Sunday, November 2, 2008

McCain verses Obama

Senator John McCain was in Columbus on Friday. While in the hospital Tyler read and saw a lot about Senator McCain and became very impressed. We decided to go hear him speak.

I actually went because Arnold Schwarzenegger was there. I assumed Arnold came to Columbus because he heard about my marathon run and wanted to meet me...and possibly ask me to go lifting. But oddly he never contacted me.

Tyler picked up a McCain sign for our front yard. This morning we woke up to see the McCain sign was stolen, and replaced with about 50 Obama signs. Funny. very, very funny.

Political views are not the goal of this blog, but I thought it was an opportunity to mention the elections effect on childhood cancer. Unfortunately the answer appears to be "not much". Both candidates have their plans on their web sites. Both programs show an underlying misunderstanding of childhood cancer. Their focus is reducing costs through streamlining treatments, giving more people access to care. I understand the worthy intent, and it makes sense in some cases. But not childhood cancer. In fact, this misunderstanding is a central cause to the problems with childhood cancer research.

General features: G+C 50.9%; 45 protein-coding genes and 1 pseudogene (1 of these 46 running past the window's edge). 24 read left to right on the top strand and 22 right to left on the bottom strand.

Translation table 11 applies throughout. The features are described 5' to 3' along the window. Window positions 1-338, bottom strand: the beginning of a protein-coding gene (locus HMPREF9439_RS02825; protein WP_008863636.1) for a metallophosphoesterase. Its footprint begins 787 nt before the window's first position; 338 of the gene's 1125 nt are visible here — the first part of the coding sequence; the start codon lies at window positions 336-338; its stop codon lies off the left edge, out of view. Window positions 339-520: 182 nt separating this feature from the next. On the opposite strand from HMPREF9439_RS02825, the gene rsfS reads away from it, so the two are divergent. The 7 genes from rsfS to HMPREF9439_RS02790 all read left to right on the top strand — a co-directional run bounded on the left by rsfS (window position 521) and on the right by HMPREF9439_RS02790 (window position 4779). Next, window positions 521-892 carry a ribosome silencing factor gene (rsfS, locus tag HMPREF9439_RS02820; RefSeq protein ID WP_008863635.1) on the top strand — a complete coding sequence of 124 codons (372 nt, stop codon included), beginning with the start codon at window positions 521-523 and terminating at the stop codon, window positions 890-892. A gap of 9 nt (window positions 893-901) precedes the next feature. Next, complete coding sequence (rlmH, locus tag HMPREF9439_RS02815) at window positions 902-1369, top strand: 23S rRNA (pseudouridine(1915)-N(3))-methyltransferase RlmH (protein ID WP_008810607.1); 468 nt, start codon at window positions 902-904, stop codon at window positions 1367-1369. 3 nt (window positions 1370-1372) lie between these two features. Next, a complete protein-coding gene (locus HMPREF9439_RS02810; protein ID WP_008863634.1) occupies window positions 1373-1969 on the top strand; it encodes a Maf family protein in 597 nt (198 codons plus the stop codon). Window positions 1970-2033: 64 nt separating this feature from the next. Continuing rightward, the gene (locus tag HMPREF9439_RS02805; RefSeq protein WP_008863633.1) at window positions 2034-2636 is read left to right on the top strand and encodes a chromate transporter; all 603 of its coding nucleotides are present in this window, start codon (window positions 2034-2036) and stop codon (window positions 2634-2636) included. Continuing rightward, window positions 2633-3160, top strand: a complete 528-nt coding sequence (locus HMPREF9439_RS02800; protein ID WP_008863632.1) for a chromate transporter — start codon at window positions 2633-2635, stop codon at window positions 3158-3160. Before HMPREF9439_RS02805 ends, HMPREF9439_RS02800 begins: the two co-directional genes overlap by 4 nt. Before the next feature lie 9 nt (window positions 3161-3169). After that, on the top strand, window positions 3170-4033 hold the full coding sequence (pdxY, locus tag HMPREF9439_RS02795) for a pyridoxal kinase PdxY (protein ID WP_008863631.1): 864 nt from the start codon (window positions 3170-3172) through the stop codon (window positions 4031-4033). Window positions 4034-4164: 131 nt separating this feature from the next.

Children and teens primarily only get very rare cancers that are unique to their age group. None of these cancers individually have a very high numbers of cases. It is not "cost effective" to treat these kids individually. Therefore, in the interest of cost cutting and efficiently, the cancers have been grouped together and protocols created. Treatment decisions (and insurance payments) are than made based on averaged statistical data from these bundled protocols. There is little time or resources to focus on the individualize child.

In his best selling book, “How Doctors Think”, Dr. Jerome Groopman of Harvard Medical School explains that doctors are trained to quickly categorize patients into these protocols. Rather than trying to understand individual symptoms, the diagnostic questions are designed to quickly classify patients into larger groups that are easier to manage. It is only through this system that doctors can manage the higher number of patients that they oversee today. He further states that this is the single greatest factor in misdiagnosis and faulty treatments.

We experienced this "assembly line" approach with Tyler. Burkitt's, like most childhood cancers, is too rare to have it's own protocol. Different doctors gave us survival rates ranging from 5% to 60%, all dependent upon how Tyler was classified. Very early on we got into a fight about the use the drug Rituxin. Some doctors said it was an "unacceptable risk", while others said it was a "critical necessity" – all dependent upon how they grouped Burkitt's. Decisions were then made on these generalized protocols--assuming Tyler perfectly matched the "statistical average". Little consideration was given to Tyler or his individual case.